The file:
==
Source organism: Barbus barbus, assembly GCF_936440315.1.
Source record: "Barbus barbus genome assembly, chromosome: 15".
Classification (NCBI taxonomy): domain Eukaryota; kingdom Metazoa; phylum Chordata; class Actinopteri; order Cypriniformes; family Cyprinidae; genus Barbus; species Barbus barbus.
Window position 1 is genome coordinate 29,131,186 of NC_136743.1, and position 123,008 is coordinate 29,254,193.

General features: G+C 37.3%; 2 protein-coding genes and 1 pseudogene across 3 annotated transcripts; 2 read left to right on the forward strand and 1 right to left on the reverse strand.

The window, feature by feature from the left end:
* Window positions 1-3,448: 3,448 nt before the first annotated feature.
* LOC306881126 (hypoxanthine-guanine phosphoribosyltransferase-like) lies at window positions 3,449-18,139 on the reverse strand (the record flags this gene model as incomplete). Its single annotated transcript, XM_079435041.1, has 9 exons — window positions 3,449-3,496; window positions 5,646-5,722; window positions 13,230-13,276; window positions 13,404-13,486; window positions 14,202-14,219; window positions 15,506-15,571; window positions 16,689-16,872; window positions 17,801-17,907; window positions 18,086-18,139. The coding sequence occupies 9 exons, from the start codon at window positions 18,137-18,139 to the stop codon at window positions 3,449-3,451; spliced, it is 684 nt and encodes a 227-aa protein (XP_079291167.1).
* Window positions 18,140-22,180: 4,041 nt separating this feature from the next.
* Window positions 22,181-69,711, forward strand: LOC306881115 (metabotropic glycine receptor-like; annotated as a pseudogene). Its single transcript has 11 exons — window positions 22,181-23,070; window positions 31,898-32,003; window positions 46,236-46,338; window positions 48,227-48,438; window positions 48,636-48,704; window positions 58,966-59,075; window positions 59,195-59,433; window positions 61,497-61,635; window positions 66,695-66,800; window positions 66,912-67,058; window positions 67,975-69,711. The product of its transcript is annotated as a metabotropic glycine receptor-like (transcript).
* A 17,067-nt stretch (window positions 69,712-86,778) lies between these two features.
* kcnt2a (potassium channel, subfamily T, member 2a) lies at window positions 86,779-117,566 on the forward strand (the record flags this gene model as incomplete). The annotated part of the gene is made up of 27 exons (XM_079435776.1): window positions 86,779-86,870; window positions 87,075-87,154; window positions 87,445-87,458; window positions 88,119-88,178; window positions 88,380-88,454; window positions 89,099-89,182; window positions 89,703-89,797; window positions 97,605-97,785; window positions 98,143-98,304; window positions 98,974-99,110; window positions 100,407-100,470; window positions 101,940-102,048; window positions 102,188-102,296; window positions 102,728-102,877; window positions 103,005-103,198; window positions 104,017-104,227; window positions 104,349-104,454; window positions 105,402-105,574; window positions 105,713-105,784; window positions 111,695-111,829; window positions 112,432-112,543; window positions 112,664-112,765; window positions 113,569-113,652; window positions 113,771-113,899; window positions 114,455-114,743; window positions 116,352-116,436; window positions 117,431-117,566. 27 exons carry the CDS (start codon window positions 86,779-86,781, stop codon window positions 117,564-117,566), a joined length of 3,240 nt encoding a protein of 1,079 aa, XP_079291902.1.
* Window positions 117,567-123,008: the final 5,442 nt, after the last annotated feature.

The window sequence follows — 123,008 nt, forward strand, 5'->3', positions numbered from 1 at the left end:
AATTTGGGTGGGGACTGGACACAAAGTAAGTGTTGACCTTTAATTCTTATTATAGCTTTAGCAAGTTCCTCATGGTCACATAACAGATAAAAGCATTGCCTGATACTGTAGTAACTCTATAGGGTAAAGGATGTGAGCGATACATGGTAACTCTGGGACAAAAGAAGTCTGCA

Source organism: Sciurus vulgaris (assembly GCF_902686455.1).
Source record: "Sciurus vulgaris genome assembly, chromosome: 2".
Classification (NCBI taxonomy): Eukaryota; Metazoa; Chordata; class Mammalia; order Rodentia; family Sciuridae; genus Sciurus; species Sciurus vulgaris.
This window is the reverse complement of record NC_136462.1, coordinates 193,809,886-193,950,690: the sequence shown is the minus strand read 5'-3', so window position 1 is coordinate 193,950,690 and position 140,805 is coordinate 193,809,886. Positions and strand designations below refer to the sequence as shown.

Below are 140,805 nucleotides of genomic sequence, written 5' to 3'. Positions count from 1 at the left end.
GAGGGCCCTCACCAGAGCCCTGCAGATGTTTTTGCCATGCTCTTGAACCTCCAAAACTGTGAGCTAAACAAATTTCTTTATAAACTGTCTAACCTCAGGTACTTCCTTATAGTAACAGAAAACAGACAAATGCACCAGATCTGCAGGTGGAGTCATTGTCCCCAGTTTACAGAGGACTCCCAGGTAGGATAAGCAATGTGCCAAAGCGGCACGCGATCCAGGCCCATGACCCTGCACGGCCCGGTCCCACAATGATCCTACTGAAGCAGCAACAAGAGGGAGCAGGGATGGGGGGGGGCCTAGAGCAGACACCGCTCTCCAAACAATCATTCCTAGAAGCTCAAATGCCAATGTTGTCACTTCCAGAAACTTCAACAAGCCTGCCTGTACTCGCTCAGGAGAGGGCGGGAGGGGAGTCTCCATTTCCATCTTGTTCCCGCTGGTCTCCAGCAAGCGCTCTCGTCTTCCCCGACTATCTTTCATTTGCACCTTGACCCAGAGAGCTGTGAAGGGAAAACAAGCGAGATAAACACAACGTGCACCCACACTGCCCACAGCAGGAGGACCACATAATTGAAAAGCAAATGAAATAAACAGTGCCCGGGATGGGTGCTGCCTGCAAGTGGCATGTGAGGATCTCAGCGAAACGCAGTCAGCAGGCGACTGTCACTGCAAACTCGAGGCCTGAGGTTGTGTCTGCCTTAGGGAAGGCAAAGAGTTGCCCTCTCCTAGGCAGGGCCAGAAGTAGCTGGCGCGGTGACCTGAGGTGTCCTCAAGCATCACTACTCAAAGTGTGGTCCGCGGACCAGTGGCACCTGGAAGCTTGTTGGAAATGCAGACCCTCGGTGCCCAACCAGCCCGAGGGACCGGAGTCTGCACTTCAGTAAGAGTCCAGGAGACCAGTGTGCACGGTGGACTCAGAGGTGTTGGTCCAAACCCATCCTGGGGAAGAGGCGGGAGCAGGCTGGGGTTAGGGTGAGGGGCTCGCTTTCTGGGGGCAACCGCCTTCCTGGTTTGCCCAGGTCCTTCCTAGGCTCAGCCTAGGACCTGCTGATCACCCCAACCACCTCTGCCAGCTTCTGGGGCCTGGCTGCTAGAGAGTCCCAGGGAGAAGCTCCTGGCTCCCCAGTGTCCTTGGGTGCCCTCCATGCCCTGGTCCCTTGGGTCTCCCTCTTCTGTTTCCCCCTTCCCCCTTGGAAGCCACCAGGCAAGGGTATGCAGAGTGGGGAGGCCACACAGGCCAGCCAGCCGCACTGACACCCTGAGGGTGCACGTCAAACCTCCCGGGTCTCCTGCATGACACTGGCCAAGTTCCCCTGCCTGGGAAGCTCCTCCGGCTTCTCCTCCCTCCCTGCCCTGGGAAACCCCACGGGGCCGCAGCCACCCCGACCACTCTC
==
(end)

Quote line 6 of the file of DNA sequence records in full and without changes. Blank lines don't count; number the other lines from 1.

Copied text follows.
The window, feature by feature from the left end: